The COP15 agreement has taken four years to resolve, in part because of delays caused by the COVID-19 pandemic (the summit was supposed to have taken place in Kunming, China, in 2020), but also because of arguments over how to finance conservation efforts. Nations finally agreed that, by 2030, funding for biodiversity from all public and private sources must rise to at least US$200 billion per year. This includes at least $30 billion per year, contributed from wealthy to low-income nations. These figures fall short of the approximately $700 billion that researchers say is needed to fully safeguard and restore nature, but it represents a tripling of existing donations.

Low- and middle-income countries (LMICs), including the DRC, had called for a brand-new, independent fund for biodiversity financing. Lee White, Gabon’s environment minister, told Nature that biodiversity-rich LMICs have difficulty accessing the Global Environment Facility (GEF), the current fund held by the World Bank in Washington DC, and that it is slow to distribute funds.

But France and the European Union strongly objected to a new fund, arguing that it would take too long to set up. The framework instead compromises by agreeing to establish a trust fund by next year under the GEF. The final agreement also calls on the GEF to reform its process to address the concerns of LMICs.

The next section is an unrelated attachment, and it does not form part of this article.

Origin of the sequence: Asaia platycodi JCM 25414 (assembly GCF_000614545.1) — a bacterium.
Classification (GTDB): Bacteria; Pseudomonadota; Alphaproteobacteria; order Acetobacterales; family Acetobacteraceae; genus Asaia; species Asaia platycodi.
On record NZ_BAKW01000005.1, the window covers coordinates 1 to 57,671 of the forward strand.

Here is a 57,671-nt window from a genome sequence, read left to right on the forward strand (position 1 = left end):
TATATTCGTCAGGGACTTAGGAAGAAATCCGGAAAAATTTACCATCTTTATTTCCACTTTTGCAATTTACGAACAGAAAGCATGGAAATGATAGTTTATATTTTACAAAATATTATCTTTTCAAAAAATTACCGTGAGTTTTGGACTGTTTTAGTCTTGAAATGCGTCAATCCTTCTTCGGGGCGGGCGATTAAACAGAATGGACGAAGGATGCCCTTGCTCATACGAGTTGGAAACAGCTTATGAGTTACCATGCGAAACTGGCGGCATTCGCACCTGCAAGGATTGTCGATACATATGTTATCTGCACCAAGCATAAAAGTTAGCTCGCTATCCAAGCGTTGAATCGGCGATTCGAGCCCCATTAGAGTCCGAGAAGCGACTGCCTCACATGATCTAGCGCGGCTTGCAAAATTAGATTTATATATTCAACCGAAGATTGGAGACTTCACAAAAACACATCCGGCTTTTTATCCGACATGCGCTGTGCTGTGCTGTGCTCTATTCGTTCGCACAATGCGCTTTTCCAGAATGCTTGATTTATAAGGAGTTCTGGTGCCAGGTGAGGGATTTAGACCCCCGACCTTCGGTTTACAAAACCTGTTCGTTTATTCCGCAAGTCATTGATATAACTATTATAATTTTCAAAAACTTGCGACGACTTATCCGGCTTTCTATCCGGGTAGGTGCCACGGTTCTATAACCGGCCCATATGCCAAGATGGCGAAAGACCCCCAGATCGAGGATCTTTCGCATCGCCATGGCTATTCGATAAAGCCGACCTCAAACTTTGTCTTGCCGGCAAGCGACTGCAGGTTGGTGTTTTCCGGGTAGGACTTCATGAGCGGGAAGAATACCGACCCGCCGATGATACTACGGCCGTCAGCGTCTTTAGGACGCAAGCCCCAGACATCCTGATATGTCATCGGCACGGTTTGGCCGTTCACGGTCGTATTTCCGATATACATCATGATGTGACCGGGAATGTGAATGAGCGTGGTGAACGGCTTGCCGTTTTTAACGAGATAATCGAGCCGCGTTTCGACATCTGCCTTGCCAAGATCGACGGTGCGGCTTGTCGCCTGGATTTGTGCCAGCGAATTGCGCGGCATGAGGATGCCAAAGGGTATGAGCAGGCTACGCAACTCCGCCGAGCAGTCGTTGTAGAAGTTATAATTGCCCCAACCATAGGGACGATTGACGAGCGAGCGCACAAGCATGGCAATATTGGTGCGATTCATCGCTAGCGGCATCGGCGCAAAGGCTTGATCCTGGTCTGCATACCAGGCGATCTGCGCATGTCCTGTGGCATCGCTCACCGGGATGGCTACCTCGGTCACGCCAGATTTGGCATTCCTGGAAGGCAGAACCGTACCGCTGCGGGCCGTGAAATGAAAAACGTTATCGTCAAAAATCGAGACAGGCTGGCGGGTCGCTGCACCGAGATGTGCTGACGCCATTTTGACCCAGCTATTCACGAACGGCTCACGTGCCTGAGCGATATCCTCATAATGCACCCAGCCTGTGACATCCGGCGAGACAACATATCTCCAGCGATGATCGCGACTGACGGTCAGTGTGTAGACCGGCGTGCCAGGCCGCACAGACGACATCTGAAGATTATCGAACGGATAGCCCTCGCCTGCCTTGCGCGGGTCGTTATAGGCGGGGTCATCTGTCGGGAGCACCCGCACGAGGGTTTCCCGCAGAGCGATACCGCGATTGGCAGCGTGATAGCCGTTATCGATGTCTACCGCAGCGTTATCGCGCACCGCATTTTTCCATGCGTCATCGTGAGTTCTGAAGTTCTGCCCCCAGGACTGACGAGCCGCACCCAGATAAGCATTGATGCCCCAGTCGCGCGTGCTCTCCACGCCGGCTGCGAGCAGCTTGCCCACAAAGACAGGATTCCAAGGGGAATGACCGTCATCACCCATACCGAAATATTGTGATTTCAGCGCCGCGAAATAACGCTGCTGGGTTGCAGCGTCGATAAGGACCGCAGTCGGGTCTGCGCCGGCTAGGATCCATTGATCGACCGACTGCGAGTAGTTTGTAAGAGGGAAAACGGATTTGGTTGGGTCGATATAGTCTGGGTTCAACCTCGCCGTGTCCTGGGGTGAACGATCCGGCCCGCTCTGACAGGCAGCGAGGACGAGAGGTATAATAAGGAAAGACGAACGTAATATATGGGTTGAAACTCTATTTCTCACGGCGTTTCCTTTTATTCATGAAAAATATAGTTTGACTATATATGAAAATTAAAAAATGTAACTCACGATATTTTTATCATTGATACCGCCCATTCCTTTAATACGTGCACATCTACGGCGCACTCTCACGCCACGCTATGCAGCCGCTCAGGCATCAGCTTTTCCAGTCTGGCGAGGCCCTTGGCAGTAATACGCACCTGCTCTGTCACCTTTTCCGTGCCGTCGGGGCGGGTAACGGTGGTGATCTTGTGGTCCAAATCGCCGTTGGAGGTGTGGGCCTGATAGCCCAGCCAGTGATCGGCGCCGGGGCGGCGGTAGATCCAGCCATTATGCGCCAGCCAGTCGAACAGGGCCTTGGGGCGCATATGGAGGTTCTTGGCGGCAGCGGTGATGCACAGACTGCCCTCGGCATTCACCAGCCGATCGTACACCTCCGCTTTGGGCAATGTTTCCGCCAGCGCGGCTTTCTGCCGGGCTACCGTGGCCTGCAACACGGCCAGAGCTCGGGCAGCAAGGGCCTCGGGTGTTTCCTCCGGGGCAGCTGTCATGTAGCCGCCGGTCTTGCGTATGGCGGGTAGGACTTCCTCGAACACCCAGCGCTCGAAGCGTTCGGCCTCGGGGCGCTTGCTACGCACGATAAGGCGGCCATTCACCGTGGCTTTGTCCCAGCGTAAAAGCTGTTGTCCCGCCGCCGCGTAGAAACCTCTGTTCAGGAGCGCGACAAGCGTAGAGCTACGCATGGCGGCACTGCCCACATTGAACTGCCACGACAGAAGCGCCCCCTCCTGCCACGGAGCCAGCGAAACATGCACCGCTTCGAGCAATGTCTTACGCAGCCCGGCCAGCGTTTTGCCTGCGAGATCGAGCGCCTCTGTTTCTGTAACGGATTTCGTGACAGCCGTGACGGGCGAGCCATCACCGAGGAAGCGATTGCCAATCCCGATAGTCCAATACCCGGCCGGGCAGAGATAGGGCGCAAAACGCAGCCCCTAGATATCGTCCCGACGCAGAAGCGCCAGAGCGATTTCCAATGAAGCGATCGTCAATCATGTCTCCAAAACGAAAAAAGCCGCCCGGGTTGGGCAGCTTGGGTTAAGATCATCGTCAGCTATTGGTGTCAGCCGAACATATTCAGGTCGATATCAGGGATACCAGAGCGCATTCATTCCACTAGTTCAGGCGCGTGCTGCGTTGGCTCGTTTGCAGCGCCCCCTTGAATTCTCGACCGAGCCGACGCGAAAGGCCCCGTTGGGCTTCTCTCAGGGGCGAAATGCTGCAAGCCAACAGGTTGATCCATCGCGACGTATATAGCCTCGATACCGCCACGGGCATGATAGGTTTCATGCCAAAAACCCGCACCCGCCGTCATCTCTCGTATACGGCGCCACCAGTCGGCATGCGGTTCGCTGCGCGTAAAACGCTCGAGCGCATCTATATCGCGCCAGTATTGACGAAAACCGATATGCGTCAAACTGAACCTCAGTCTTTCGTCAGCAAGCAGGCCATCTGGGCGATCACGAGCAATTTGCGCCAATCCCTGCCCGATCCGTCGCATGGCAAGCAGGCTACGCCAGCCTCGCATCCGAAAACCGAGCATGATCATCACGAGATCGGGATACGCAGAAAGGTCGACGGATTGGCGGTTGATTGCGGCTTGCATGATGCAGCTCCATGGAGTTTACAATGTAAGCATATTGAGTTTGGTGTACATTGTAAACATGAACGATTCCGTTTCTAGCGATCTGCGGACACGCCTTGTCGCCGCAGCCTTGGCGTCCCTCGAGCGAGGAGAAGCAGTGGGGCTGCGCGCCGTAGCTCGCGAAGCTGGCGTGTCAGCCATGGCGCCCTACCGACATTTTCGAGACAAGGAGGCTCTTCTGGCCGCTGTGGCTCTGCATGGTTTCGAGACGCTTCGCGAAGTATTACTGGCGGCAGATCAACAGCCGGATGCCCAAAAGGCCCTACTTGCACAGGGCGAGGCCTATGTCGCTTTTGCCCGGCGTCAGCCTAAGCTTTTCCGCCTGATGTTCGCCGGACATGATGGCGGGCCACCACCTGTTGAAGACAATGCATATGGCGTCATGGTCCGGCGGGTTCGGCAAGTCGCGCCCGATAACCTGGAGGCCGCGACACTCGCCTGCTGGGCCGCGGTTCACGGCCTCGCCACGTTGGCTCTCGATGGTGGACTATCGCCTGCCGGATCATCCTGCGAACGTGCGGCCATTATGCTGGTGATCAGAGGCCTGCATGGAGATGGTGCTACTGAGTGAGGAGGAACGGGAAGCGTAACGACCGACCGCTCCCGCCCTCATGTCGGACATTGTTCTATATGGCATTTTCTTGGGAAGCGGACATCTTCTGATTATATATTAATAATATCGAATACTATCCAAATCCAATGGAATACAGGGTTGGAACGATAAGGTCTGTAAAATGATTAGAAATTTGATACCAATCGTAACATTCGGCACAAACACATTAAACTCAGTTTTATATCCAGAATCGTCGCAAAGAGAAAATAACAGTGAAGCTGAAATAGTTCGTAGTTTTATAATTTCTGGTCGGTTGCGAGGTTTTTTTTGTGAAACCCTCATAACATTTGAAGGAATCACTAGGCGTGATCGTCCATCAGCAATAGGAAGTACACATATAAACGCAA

Progress without drastic change

Another sticking point during negotiations was how to fairly and equitably share the benefits of ‘digital sequence information’ — genetic data collected from plants, animals and other organisms. Communities in biodiversity-rich regions where genetic material is collected have little control over the commercialization of the data, and no way to recoup financial or other benefits from them. But countries agreed to set up a mechanism to share profits, the details of which will be worked out by the next international biodiversity summit, COP16, in 2024.

Overall, the deal marks progress toward tackling biodiversity loss, but it is not the drastic change that scientists say they were hoping for. “I am not so sure that it has enough teeth to curb the activities that do most of the harm,” Diaz says.